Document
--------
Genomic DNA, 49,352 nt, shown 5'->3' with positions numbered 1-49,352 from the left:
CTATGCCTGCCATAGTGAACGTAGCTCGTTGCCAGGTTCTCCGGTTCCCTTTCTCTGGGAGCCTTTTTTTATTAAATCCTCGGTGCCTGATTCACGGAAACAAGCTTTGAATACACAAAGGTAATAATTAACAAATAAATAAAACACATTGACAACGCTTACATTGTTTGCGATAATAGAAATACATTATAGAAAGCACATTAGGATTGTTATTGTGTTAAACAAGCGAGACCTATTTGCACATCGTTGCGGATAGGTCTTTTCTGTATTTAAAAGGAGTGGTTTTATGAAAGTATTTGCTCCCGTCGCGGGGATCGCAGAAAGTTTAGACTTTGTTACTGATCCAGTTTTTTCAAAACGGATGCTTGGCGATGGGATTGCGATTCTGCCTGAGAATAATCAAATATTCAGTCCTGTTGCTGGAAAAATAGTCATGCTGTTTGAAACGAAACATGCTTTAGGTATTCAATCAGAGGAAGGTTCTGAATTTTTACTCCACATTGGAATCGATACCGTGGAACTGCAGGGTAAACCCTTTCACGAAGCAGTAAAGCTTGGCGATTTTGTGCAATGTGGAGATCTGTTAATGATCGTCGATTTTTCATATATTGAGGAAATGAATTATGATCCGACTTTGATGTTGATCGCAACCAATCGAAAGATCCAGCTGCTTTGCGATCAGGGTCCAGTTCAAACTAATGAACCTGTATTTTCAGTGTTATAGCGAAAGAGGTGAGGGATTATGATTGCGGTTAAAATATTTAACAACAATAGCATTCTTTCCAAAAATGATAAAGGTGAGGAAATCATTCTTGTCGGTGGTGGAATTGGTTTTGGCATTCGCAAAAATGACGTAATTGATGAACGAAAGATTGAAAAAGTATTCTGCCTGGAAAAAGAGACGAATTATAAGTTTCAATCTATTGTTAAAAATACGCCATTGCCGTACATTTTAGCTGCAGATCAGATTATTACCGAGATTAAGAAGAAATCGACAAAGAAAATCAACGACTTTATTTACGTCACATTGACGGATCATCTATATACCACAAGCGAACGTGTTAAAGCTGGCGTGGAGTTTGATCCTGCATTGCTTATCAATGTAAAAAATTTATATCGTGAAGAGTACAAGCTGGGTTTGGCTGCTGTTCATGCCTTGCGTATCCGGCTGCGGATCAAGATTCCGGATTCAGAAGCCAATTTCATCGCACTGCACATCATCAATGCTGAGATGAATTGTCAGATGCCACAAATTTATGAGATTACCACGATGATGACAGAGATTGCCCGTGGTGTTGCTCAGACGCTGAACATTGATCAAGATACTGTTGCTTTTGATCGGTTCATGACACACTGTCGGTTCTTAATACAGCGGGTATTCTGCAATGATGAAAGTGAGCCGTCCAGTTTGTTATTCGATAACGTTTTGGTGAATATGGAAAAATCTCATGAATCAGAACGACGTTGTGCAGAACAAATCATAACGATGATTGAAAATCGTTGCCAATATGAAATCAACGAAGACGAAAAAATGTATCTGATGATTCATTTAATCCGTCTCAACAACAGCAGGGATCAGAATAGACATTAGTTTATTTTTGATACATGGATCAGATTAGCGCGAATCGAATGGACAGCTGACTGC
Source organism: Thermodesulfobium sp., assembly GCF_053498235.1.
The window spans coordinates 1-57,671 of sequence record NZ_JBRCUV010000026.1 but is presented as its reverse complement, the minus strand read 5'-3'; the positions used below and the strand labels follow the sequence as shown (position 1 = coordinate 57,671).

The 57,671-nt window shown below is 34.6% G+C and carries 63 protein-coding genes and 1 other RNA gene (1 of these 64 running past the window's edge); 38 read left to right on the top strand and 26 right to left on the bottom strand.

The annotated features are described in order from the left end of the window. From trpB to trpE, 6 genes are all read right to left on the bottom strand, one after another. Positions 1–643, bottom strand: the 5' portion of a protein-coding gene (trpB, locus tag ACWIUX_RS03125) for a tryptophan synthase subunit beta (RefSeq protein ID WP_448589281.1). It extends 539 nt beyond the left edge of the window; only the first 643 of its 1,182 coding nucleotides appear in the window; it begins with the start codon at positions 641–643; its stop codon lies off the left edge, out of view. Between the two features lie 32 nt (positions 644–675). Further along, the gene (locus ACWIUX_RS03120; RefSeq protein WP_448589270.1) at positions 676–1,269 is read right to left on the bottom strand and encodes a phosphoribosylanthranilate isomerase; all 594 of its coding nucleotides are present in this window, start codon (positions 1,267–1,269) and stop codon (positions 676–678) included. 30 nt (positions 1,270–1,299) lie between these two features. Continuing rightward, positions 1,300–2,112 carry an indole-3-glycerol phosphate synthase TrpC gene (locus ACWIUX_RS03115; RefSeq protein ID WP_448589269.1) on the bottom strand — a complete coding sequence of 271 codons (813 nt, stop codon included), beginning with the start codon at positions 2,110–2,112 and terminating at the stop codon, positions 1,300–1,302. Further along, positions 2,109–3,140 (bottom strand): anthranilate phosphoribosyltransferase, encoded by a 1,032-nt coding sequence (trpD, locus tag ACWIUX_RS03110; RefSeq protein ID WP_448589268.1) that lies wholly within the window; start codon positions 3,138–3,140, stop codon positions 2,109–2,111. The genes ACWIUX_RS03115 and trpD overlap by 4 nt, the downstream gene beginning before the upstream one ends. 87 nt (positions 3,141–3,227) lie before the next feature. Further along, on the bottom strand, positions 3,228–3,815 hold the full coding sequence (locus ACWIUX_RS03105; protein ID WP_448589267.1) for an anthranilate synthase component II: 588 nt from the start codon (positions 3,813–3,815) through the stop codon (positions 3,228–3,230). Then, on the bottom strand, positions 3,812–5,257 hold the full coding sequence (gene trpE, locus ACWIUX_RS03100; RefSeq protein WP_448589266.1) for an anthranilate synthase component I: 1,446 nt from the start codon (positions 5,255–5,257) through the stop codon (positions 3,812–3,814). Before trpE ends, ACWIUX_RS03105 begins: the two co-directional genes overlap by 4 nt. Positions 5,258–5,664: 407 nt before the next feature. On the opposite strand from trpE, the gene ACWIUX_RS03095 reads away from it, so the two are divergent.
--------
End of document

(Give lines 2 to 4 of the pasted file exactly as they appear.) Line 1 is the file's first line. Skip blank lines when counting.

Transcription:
CTATGCCTGCCATAGTGAACGTAGCTCGTTGCCAGGTTCTCCGGTTCCCTTTCTCTGGGAGCCTTTTTTTATTAAATCCTCGGTGCCTGATTCACGGAAACAAGCTTTGAATACACAAAGGTAATAATTAACAAATAAATAAAACACATTGACAACGCTTACATTGTTTGCGATAATAGAAATACATTATAGAAAGCACATTAGGATTGTTATTGTGTTAAACAAGCGAGACCTATTTGCACATCGTTGCGGATAGGTCTTTTCTGTATTTAAAAGGAGTGGTTTTATGAAAGTATTTGCTCCCGTCGCGGGGATCGCAGAAAGTTTAGACTTTGTTACTGATCCAGTTTTTTCAAAACGGATGCTTGGCGATGGGATTGCGATTCTGCCTGAGAATAATCAAATATTCAGTCCTGTTGCTGGAAAAATAGTCATGCTGTTTGAAACGAAACATGCTTTAGGTATTCAATCAGAGGAAGGTTCTGAATTTTTACTCCACATTGGAATCGATACCGTGGAACTGCAGGGTAAACCCTTTCACGAAGCAGTAAAGCTTGGCGATTTTGTGCAATGTGGAGATCTGTTAATGATCGTCGATTTTTCATATATTGAGGAAATGAATTATGATCCGACTTTGATGTTGATCGCAACCAATCGAAAGATCCAGCTGCTTTGCGATCAGGGTCCAGTTCAAACTAATGAACCTGTATTTTCAGTGTTATAGCGAAAGAGGTGAGGGATTATGATTGCGGTTAAAATATTTAACAACAATAGCATTCTTTCCAAAAATGATAAAGGTGAGGAAATCATTCTTGTCGGTGGTGGAATTGGTTTTGGCATTCGCAAAAATGACGTAATTGATGAACGAAAGATTGAAAAAGTATTCTGCCTGGAAAAAGAGACGAATTATAAGTTTCAATCTATTGTTAAAAATACGCCATTGCCGTACATTTTAGCTGCAGATCAGATTATTACCGAGATTAAGAAGAAATCGACAAAGAAAATCAACGACTTTATTTACGTCACATTGACGGATCATCTATATACCACAAGCGAACGTGTTAAAGCTGGCGTGGAGTTTGATCCTGCATTGCTTATCAATGTAAAAAATTTATATCGTGAAGAGTACAAGCTGGGTTTGGCTGCTGTTCATGCCTTGCGTATCCGGCTGCGGATCAAGATTCCGGATTCAGAAGCCAATTTCATCGCACTGCACATCATCAATGCTGAGATGAATTGTCAGATGCCACAAATTTATGAGATTACCACGATGATGACAGAGATTGCCCGTGGTGTTGCTCAGACGCTGAACATTGATCAAGATACTGTTGCTTTTGATCGGTTCATGACACACTGTCGGTTCTTAATACAGCGGGTATTCTGCAATGATGAAAGTGAGCCGTCCAGTTTGTTATTCGATAACGTTTTGGTGAATATGGAAAAATCTCATGAATCAGAACGACGTTGTGCAGAACAAATCATAACGATGATTGAAAATCGTTGCCAATATGAAATCAACGAAGACGAAAAAATGTATCTGATGATTCATTTAATCCGTCTCAACAACAGCAGGGATCAGAATAGACATTAGTTTATTTTTGATACATGGATCAGATTAGCGCGAATCGAATGGACAGCTGACTGC
Source organism: Thermodesulfobium sp., assembly GCF_053498235.1.
The window spans coordinates 1-57,671 of sequence record NZ_JBRCUV010000026.1 but is presented as its reverse complement, the minus strand read 5'-3'; the positions used below and the strand labels follow the sequence as shown (position 1 = coordinate 57,671).